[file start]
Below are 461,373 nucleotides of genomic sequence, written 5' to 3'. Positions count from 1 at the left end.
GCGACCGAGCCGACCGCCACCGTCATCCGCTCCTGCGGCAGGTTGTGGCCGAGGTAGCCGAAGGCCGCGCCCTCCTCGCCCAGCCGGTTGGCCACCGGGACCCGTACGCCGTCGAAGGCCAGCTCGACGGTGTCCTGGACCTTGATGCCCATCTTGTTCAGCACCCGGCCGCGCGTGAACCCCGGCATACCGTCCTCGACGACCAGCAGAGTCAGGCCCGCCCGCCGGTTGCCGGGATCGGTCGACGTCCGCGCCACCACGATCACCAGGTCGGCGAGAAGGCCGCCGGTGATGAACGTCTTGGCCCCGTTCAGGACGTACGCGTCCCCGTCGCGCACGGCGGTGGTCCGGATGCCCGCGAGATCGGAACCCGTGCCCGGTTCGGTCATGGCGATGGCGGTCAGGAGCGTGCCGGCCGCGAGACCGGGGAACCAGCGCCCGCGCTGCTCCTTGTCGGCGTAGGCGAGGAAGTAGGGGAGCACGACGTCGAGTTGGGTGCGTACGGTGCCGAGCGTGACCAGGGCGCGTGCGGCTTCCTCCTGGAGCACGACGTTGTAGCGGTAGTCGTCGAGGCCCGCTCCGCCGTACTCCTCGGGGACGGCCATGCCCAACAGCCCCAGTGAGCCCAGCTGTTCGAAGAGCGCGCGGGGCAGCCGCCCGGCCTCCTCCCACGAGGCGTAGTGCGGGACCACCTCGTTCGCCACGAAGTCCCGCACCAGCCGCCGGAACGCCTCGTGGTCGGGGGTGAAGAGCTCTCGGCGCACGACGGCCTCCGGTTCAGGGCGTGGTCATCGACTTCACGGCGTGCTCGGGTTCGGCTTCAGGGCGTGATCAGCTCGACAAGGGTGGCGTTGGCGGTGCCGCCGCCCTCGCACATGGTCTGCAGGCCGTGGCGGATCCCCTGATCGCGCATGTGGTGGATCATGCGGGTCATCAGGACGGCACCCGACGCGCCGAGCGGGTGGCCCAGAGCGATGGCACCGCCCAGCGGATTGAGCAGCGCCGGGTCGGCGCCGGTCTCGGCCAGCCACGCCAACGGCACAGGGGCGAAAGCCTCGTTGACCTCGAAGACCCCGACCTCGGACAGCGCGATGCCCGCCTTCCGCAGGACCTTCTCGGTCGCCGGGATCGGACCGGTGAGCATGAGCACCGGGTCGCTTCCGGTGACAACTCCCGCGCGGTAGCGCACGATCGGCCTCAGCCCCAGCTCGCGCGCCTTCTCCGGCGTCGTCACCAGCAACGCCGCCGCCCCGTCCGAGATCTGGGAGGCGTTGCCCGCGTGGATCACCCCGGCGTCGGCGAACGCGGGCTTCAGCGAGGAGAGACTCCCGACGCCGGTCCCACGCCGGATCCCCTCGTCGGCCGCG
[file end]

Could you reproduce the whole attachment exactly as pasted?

Below are 461,373 nucleotides of genomic sequence, written 5' to 3'. Positions count from 1 at the left end.
GCGACCGAGCCGACCGCCACCGTCATCCGCTCCTGCGGCAGGTTGTGGCCGAGGTAGCCGAAGGCCGCGCCCTCCTCGCCCAGCCGGTTGGCCACCGGGACCCGTACGCCGTCGAAGGCCAGCTCGACGGTGTCCTGGACCTTGATGCCCATCTTGTTCAGCACCCGGCCGCGCGTGAACCCCGGCATACCGTCCTCGACGACCAGCAGAGTCAGGCCCGCCCGCCGGTTGCCGGGATCGGTCGACGTCCGCGCCACCACGATCACCAGGTCGGCGAGAAGGCCGCCGGTGATGAACGTCTTGGCCCCGTTCAGGACGTACGCGTCCCCGTCGCGCACGGCGGTGGTCCGGATGCCCGCGAGATCGGAACCCGTGCCCGGTTCGGTCATGGCGATGGCGGTCAGGAGCGTGCCGGCCGCGAGACCGGGGAACCAGCGCCCGCGCTGCTCCTTGTCGGCGTAGGCGAGGAAGTAGGGGAGCACGACGTCGAGTTGGGTGCGTACGGTGCCGAGCGTGACCAGGGCGCGTGCGGCTTCCTCCTGGAGCACGACGTTGTAGCGGTAGTCGTCGAGGCCCGCTCCGCCGTACTCCTCGGGGACGGCCATGCCCAACAGCCCCAGTGAGCCCAGCTGTTCGAAGAGCGCGCGGGGCAGCCGCCCGGCCTCCTCCCACGAGGCGTAGTGCGGGACCACCTCGTTCGCCACGAAGTCCCGCACCAGCCGCCGGAACGCCTCGTGGTCGGGGGTGAAGAGCTCTCGGCGCACGACGGCCTCCGGTTCAGGGCGTGGTCATCGACTTCACGGCGTGCTCGGGTTCGGCTTCAGGGCGTGATCAGCTCGACAAGGGTGGCGTTGGCGGTGCCGCCGCCCTCGCACATGGTCTGCAGGCCGTGGCGGATCCCCTGATCGCGCATGTGGTGGATCATGCGGGTCATCAGGACGGCACCCGACGCGCCGAGCGGGTGGCCCAGAGCGATGGCACCGCCCAGCGGATTGAGCAGCGCCGGGTCGGCGCCGGTCTCGGCCAGCCACGCCAACGGCACAGGGGCGAAAGCCTCGTTGACCTCGAAGACCCCGACCTCGGACAGCGCGATGCCCGCCTTCCGCAGGACCTTCTCGGTCGCCGGGATCGGACCGGTGAGCATGAGCACCGGGTCGCTTCCGGTGACAACTCCCGCGCGGTAGCGCACGATCGGCCTCAGCCCCAGCTCGCGCGCCTTCTCCGGCGTCGTCACCAGCAACGCCGCCGCCCCGTCCGAGATCTGGGAGGCGTTGCCCGCGTGGATCACCCCGGCGTCGGCGAACGCGGGCTTCAGCGAGGAGAGACTCCCGACGCCGGTCCCACGCCGGATCCCCTCGTCGGCCGCG